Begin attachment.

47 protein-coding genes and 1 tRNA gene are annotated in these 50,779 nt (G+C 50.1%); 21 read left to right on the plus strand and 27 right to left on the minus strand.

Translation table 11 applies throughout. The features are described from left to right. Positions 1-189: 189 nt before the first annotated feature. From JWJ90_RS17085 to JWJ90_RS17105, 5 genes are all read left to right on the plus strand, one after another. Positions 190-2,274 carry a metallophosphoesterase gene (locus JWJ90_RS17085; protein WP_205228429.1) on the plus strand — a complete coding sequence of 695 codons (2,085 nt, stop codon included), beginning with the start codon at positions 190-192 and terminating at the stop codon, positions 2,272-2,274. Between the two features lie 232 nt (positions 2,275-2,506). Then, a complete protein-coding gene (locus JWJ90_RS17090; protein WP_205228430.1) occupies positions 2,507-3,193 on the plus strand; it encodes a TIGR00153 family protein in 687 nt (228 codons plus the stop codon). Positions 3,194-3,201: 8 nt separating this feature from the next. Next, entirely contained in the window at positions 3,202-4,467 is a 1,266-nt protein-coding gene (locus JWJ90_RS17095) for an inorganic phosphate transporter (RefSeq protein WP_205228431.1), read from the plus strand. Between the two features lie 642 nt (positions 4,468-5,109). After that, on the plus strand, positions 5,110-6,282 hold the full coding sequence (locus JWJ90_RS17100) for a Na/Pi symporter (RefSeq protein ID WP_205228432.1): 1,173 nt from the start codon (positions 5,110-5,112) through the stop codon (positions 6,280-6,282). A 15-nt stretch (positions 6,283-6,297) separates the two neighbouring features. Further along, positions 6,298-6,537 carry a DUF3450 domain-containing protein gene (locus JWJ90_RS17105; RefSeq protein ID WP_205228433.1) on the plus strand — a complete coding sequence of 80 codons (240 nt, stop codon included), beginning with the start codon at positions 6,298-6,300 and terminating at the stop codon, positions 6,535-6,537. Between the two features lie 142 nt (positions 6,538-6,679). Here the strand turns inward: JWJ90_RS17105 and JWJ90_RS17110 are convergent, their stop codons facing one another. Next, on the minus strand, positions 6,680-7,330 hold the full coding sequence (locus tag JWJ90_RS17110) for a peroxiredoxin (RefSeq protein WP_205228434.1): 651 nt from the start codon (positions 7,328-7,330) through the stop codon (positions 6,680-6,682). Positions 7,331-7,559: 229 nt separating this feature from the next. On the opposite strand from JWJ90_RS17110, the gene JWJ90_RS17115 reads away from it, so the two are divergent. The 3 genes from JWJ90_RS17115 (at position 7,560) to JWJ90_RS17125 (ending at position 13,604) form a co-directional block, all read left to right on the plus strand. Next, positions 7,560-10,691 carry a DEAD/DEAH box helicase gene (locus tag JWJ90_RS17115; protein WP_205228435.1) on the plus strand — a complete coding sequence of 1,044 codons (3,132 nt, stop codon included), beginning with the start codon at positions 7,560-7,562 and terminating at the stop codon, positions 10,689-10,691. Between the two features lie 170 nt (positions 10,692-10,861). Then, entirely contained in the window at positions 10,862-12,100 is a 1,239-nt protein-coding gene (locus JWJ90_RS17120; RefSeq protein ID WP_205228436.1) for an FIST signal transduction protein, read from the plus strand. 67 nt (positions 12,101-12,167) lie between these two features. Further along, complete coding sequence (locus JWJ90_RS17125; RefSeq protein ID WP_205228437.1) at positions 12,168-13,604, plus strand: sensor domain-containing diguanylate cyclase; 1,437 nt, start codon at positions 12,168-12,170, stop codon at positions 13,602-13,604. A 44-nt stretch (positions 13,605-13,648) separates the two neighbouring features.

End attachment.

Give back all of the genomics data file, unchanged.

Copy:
47 protein-coding genes and 1 tRNA gene are annotated in these 50,779 nt (G+C 50.1%); 21 read left to right on the plus strand and 27 right to left on the minus strand.

Translation table 11 applies throughout. The features are described from left to right. Positions 1-189: 189 nt before the first annotated feature. From JWJ90_RS17085 to JWJ90_RS17105, 5 genes are all read left to right on the plus strand, one after another. Positions 190-2,274 carry a metallophosphoesterase gene (locus JWJ90_RS17085; protein WP_205228429.1) on the plus strand — a complete coding sequence of 695 codons (2,085 nt, stop codon included), beginning with the start codon at positions 190-192 and terminating at the stop codon, positions 2,272-2,274. Between the two features lie 232 nt (positions 2,275-2,506). Then, a complete protein-coding gene (locus JWJ90_RS17090; protein WP_205228430.1) occupies positions 2,507-3,193 on the plus strand; it encodes a TIGR00153 family protein in 687 nt (228 codons plus the stop codon). Positions 3,194-3,201: 8 nt separating this feature from the next. Next, entirely contained in the window at positions 3,202-4,467 is a 1,266-nt protein-coding gene (locus JWJ90_RS17095) for an inorganic phosphate transporter (RefSeq protein WP_205228431.1), read from the plus strand. Between the two features lie 642 nt (positions 4,468-5,109). After that, on the plus strand, positions 5,110-6,282 hold the full coding sequence (locus JWJ90_RS17100) for a Na/Pi symporter (RefSeq protein ID WP_205228432.1): 1,173 nt from the start codon (positions 5,110-5,112) through the stop codon (positions 6,280-6,282). A 15-nt stretch (positions 6,283-6,297) separates the two neighbouring features. Further along, positions 6,298-6,537 carry a DUF3450 domain-containing protein gene (locus JWJ90_RS17105; RefSeq protein ID WP_205228433.1) on the plus strand — a complete coding sequence of 80 codons (240 nt, stop codon included), beginning with the start codon at positions 6,298-6,300 and terminating at the stop codon, positions 6,535-6,537. Between the two features lie 142 nt (positions 6,538-6,679). Here the strand turns inward: JWJ90_RS17105 and JWJ90_RS17110 are convergent, their stop codons facing one another. Next, on the minus strand, positions 6,680-7,330 hold the full coding sequence (locus tag JWJ90_RS17110) for a peroxiredoxin (RefSeq protein WP_205228434.1): 651 nt from the start codon (positions 7,328-7,330) through the stop codon (positions 6,680-6,682). Positions 7,331-7,559: 229 nt separating this feature from the next. On the opposite strand from JWJ90_RS17110, the gene JWJ90_RS17115 reads away from it, so the two are divergent. The 3 genes from JWJ90_RS17115 (at position 7,560) to JWJ90_RS17125 (ending at position 13,604) form a co-directional block, all read left to right on the plus strand. Next, positions 7,560-10,691 carry a DEAD/DEAH box helicase gene (locus tag JWJ90_RS17115; protein WP_205228435.1) on the plus strand — a complete coding sequence of 1,044 codons (3,132 nt, stop codon included), beginning with the start codon at positions 7,560-7,562 and terminating at the stop codon, positions 10,689-10,691. Between the two features lie 170 nt (positions 10,692-10,861). Then, entirely contained in the window at positions 10,862-12,100 is a 1,239-nt protein-coding gene (locus JWJ90_RS17120; RefSeq protein ID WP_205228436.1) for an FIST signal transduction protein, read from the plus strand. 67 nt (positions 12,101-12,167) lie between these two features. Further along, complete coding sequence (locus JWJ90_RS17125; RefSeq protein ID WP_205228437.1) at positions 12,168-13,604, plus strand: sensor domain-containing diguanylate cyclase; 1,437 nt, start codon at positions 12,168-12,170, stop codon at positions 13,602-13,604. A 44-nt stretch (positions 13,605-13,648) separates the two neighbouring features.